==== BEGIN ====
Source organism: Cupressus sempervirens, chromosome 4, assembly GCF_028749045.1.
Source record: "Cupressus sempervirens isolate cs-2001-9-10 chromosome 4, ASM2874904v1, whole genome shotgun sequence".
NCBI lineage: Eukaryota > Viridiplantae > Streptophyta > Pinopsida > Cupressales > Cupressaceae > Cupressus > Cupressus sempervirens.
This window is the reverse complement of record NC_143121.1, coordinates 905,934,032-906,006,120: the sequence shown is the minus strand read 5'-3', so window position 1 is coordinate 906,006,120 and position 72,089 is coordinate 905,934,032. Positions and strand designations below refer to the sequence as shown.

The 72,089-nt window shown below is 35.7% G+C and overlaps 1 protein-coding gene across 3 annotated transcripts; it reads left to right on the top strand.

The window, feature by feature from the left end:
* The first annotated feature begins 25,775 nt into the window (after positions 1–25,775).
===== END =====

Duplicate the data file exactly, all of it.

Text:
Source organism: Cupressus sempervirens, chromosome 4, assembly GCF_028749045.1.
Source record: "Cupressus sempervirens isolate cs-2001-9-10 chromosome 4, ASM2874904v1, whole genome shotgun sequence".
NCBI lineage: Eukaryota > Viridiplantae > Streptophyta > Pinopsida > Cupressales > Cupressaceae > Cupressus > Cupressus sempervirens.
This window is the reverse complement of record NC_143121.1, coordinates 905,934,032-906,006,120: the sequence shown is the minus strand read 5'-3', so window position 1 is coordinate 906,006,120 and position 72,089 is coordinate 905,934,032. Positions and strand designations below refer to the sequence as shown.

The 72,089-nt window shown below is 35.7% G+C and overlaps 1 protein-coding gene across 3 annotated transcripts; it reads left to right on the top strand.

The window, feature by feature from the left end:
* The first annotated feature begins 25,775 nt into the window (after positions 1–25,775).